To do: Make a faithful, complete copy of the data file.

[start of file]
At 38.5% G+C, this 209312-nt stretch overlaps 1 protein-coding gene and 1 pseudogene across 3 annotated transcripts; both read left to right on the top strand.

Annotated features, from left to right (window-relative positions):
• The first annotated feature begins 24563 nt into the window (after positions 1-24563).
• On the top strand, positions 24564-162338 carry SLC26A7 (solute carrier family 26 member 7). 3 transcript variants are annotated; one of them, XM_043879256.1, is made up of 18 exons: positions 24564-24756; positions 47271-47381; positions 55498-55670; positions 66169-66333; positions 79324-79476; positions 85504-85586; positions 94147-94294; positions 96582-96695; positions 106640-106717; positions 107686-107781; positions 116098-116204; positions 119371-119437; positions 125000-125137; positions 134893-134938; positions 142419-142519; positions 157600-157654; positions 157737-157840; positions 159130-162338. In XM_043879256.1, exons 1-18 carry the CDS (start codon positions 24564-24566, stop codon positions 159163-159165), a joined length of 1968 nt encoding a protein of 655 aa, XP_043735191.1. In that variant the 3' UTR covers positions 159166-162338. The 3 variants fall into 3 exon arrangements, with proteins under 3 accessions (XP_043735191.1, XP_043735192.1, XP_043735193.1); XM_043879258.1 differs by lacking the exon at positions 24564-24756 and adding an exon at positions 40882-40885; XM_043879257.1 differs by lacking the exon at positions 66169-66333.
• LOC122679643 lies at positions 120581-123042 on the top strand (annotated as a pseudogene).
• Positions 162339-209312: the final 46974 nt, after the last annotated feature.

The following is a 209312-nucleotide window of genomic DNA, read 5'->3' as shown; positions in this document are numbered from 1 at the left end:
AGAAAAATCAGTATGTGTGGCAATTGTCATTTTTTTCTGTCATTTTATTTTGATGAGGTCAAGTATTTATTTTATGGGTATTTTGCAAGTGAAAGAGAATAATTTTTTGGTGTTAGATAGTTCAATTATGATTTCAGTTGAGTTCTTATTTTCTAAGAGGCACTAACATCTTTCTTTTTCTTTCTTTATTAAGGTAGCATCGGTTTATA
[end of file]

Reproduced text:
At 38.5% G+C, this 209312-nt stretch overlaps 1 protein-coding gene and 1 pseudogene across 3 annotated transcripts; both read left to right on the top strand.

Annotated features, from left to right (window-relative positions):
• The first annotated feature begins 24563 nt into the window (after positions 1-24563).
• On the top strand, positions 24564-162338 carry SLC26A7 (solute carrier family 26 member 7). 3 transcript variants are annotated; one of them, XM_043879256.1, is made up of 18 exons: positions 24564-24756; positions 47271-47381; positions 55498-55670; positions 66169-66333; positions 79324-79476; positions 85504-85586; positions 94147-94294; positions 96582-96695; positions 106640-106717; positions 107686-107781; positions 116098-116204; positions 119371-119437; positions 125000-125137; positions 134893-134938; positions 142419-142519; positions 157600-157654; positions 157737-157840; positions 159130-162338. In XM_043879256.1, exons 1-18 carry the CDS (start codon positions 24564-24566, stop codon positions 159163-159165), a joined length of 1968 nt encoding a protein of 655 aa, XP_043735191.1. In that variant the 3' UTR covers positions 159166-162338. The 3 variants fall into 3 exon arrangements, with proteins under 3 accessions (XP_043735191.1, XP_043735192.1, XP_043735193.1); XM_043879258.1 differs by lacking the exon at positions 24564-24756 and adding an exon at positions 40882-40885; XM_043879257.1 differs by lacking the exon at positions 66169-66333.
• LOC122679643 lies at positions 120581-123042 on the top strand (annotated as a pseudogene).
• Positions 162339-209312: the final 46974 nt, after the last annotated feature.

The following is a 209312-nucleotide window of genomic DNA, read 5'->3' as shown; positions in this document are numbered from 1 at the left end:
AGAAAAATCAGTATGTGTGGCAATTGTCATTTTTTTCTGTCATTTTATTTTGATGAGGTCAAGTATTTATTTTATGGGTATTTTGCAAGTGAAAGAGAATAATTTTTTGGTGTTAGATAGTTCAATTATGATTTCAGTTGAGTTCTTATTTTCTAAGAGGCACTAACATCTTTCTTTTTCTTTCTTTATTAAGGTAGCATCGGTTTATA